PORTLAND, OR – Glaucoma – often called “the sneak thief of sight” because it can strike without symptoms – is one of the leading causes of blindness in the United States. Unfortunately, 91 percent of Americans incorrectly believe glaucoma is preventable, according to the American Optometric Association’s third annual American Eye-Q® survey.
Although glaucoma is not preventable, The Oregon Optometric Physicians Association says if diagnosed and treated early, the disease can be controlled with eye drops, medicines, laser treatment or surgery. January is National Glaucoma Awareness Month and a good time to become educated on the disease.
Approximately 2.2 million Americans age 40 and older have glaucoma, according to National Glaucoma Research and as many as 120,000 are blind because of the disease. The number of Americans with glaucoma is estimated to increase to 3.3 million by the year 2020, as baby boomers age.
“As glaucoma progresses, you may eventually notice your side vision failing,” said Dr. Todd Briscoe, Portland-area optometric physician. “Without treatment, glaucoma slowly steals your peripheral vision, making it seem as though you are looking through a tunnel. This can’t be recovered, so you need to have it detected early — and treated.”
Glaucoma occurs when internal pressure in the eye increases enough to cause damage to the optic nerve, leading to loss of nerve tissue and vision. The most common type, primary open-angle glaucoma, develops gradually and painlessly. A much rarer type, acute angle-closure glaucoma, can occur rapidly and its symptoms may include blurred vision, loss of peripheral vision, seeing colored rings around lights, and pain or redness in the eyes.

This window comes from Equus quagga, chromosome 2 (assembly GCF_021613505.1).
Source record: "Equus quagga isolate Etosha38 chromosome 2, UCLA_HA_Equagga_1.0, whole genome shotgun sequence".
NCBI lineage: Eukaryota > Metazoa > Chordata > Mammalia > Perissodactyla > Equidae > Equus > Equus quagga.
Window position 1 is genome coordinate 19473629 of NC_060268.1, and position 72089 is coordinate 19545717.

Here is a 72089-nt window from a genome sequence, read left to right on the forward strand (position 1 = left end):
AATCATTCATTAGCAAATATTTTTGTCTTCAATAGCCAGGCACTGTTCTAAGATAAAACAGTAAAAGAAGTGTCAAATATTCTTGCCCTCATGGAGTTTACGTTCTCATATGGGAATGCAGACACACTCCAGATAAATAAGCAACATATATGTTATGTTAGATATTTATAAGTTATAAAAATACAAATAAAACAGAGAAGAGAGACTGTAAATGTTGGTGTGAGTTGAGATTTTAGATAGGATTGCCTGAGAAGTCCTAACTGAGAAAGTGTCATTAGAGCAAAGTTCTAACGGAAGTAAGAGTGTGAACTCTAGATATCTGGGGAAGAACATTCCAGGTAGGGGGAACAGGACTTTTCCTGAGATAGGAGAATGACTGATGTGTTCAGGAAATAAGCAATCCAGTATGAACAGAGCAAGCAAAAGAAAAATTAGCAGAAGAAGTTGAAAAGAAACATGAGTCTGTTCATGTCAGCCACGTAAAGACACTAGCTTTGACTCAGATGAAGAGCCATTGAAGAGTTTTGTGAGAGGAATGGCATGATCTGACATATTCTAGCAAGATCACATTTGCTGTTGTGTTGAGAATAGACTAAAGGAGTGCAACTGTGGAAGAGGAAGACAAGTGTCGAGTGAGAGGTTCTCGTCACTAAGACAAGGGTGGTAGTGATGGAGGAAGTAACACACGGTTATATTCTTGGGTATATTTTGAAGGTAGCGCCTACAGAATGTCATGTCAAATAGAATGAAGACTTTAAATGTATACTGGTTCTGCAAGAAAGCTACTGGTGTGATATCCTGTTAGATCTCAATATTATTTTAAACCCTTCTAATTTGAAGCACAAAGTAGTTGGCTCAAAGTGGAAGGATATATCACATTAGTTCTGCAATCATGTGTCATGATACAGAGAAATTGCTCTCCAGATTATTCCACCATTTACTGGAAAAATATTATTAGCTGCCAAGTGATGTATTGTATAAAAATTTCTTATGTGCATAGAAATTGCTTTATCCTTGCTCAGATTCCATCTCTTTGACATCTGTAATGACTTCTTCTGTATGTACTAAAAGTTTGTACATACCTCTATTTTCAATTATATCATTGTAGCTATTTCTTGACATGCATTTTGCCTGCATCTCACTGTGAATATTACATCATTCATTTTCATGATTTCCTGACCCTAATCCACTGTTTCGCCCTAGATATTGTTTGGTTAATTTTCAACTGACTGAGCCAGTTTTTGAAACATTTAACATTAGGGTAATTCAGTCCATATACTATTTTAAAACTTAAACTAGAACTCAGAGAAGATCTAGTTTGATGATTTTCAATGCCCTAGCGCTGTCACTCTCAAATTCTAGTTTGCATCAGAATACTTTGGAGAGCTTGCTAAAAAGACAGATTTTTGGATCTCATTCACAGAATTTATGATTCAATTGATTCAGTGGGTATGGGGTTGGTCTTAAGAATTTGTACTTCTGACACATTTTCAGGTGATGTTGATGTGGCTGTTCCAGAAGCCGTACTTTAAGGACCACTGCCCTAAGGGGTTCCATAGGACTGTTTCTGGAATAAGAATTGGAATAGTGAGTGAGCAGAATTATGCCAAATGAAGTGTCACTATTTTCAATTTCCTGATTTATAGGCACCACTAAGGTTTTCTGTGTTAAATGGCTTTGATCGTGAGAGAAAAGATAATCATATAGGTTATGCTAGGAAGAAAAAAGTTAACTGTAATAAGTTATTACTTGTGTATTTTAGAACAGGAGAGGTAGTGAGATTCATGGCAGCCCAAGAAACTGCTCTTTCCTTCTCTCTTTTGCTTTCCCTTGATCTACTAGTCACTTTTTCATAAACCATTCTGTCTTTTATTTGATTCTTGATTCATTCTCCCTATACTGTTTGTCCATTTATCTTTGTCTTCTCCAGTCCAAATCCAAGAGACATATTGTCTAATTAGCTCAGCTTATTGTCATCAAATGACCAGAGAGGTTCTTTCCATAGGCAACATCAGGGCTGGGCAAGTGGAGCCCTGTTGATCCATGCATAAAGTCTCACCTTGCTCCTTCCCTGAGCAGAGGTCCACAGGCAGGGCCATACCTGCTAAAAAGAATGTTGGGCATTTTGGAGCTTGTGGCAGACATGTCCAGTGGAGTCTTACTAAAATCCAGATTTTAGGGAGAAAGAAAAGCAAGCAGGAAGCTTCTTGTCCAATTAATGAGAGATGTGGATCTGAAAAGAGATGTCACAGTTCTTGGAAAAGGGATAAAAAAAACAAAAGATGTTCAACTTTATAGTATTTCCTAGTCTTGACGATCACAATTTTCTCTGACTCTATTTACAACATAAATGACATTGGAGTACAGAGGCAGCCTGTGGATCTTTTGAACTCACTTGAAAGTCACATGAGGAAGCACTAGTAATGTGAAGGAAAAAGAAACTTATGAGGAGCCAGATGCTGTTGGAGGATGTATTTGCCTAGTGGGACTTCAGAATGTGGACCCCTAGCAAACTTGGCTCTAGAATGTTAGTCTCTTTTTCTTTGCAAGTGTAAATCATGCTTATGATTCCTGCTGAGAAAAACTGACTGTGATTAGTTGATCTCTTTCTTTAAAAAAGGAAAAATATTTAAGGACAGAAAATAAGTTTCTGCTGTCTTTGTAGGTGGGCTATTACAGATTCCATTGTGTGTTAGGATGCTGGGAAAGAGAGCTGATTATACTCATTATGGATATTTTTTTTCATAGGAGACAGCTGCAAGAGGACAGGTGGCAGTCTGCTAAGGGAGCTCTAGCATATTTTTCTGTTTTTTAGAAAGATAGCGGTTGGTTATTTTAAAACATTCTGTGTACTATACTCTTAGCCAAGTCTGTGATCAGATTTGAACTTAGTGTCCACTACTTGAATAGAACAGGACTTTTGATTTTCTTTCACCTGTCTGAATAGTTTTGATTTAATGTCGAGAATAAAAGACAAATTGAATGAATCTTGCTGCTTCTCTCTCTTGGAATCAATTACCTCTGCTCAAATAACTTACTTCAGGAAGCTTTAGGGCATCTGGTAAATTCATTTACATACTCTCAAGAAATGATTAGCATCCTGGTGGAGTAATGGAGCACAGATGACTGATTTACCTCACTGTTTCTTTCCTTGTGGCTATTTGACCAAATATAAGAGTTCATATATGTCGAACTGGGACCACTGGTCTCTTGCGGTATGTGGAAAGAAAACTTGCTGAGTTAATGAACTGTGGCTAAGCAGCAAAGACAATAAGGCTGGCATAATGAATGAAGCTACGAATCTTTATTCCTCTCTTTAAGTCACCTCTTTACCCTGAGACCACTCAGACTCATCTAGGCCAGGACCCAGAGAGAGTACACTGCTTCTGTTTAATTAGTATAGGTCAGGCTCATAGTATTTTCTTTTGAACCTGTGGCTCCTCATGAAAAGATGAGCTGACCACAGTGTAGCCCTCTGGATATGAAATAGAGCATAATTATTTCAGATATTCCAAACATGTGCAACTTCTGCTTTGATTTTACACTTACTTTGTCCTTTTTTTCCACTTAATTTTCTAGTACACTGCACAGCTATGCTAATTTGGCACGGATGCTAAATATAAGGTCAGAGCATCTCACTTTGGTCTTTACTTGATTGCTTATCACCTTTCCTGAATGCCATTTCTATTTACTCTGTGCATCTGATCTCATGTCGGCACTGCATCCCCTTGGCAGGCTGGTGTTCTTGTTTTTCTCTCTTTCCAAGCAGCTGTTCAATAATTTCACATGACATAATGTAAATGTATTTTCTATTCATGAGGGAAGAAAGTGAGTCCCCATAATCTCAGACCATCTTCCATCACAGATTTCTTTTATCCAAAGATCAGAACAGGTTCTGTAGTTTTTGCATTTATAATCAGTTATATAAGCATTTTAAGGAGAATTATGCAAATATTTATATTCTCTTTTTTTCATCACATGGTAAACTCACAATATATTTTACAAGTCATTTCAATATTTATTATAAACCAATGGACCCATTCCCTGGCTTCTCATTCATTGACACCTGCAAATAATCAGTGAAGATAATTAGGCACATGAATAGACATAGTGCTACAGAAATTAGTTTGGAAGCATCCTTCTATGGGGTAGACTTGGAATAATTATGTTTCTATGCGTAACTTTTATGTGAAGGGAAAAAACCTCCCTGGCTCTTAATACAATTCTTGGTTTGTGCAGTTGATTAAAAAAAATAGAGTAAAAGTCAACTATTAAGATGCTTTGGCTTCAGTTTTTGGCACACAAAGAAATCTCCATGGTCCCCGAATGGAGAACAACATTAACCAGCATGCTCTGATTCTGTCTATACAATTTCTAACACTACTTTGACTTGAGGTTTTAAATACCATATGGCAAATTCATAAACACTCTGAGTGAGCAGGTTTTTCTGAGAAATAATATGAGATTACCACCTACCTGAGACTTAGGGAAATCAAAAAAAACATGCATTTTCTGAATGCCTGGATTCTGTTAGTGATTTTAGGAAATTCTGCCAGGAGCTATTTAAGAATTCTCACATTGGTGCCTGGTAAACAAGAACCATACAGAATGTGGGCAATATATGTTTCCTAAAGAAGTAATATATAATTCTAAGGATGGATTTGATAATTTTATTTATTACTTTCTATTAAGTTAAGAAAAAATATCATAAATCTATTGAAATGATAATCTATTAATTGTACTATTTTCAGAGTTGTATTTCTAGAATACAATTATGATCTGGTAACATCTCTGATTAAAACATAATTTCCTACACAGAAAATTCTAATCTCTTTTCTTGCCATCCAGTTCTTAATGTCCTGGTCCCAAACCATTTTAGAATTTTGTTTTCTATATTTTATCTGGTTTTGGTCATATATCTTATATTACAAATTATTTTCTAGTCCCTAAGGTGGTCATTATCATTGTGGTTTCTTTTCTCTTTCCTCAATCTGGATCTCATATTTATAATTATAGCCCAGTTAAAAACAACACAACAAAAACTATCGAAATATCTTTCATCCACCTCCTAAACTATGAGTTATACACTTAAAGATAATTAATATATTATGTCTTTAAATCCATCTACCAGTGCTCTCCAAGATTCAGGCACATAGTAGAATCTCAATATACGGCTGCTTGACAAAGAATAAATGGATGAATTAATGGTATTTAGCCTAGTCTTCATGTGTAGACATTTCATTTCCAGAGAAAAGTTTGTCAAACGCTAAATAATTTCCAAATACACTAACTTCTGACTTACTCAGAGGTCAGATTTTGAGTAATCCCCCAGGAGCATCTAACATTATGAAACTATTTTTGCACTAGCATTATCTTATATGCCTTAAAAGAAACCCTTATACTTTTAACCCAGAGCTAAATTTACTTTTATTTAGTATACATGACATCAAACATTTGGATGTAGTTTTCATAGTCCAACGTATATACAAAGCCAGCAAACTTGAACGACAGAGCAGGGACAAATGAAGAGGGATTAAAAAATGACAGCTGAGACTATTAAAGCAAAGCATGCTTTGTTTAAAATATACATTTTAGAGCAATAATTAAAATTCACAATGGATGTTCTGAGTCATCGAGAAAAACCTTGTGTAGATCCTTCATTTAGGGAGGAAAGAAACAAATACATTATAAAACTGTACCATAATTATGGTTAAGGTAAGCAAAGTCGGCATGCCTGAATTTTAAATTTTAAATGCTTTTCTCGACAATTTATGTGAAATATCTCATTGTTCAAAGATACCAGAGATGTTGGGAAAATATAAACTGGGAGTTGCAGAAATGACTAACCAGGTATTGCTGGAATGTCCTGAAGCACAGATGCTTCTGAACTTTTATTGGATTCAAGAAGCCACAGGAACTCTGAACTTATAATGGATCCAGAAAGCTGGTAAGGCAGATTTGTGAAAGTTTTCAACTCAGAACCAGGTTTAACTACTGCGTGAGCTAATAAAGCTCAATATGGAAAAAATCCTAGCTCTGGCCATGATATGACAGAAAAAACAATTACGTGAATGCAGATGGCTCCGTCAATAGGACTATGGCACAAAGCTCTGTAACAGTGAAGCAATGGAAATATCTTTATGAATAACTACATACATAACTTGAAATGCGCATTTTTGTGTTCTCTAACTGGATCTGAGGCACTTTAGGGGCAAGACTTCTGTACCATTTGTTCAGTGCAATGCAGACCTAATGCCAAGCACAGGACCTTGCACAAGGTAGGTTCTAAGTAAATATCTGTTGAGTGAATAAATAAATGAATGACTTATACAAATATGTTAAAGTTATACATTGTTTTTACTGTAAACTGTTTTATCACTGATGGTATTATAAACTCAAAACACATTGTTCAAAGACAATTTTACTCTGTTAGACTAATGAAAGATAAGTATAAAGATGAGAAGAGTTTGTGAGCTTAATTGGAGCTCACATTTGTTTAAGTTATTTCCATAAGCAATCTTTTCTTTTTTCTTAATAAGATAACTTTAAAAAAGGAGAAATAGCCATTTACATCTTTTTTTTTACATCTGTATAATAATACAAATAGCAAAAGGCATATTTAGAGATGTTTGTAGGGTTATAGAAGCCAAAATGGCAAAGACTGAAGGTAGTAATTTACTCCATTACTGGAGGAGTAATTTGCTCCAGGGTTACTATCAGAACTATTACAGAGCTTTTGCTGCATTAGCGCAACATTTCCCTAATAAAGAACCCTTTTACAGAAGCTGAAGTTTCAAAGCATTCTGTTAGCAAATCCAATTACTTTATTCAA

Anyone can develop glaucoma. However, some people are at higher risk than others. They include:
Dilating the eyes in examination allows a doctor to see the retina, optic nerve and vessels in the back of the eye more clearly. Yet, even though African-Americans and Hispanics are genetically more susceptible to glaucoma, 37 percent of those surveyed did not have their eyes dilated during their last eye exam.
The Oregon Optometric Physicians Association recommends comprehensive eye exams every two years for adults under age 60 and every year thereafter. Your doctor may recommend more frequent exams depending on your medical or family history.
About the survey
The third annual American Eye-Q® survey was created and commissioned by the American Optometric Association in conjunction with Penn, Schoen & Berland Associates (PSB). From May 17-19, 2008, using an online methodology, PSB interviewed 1,001 Americans 18 years and older who embodied a nationally representative sample of U.S. general population. (Margin of error at 95 percent confidence level.)
About the Oregon Optometric Physicians Association
The Oregon Optometric Physicians Association is a statewide organization comprised of Doctors of Optometry, college of optometry faculty, optometric students and industry-related associates. It advocates advancing the quality, availability and accessibility of eye, vision and related health care. It also works to represent the profession of optometry, to enhance and promote the independent and ethical decision making of its members, and to assist optometric physicians in practicing the highest standards of patient care. Based in Milwaukie, Oregon, the OOPA has nearly 400 members. For more information, visit www.oregonoptometry.org.
About the American Optometric Association
The American Optometric Association represents approximately 36,000 doctors of optometry, optometry students and paraoptometric assistants and technicians. Optometrists serve patients in nearly 6,500 communities across the country, and in 3,500 of those communities are the only eye doctors. Doctors of optometry provide more than two-thirds of all primary eye care in the United States. For more information, visit www.aoa.org.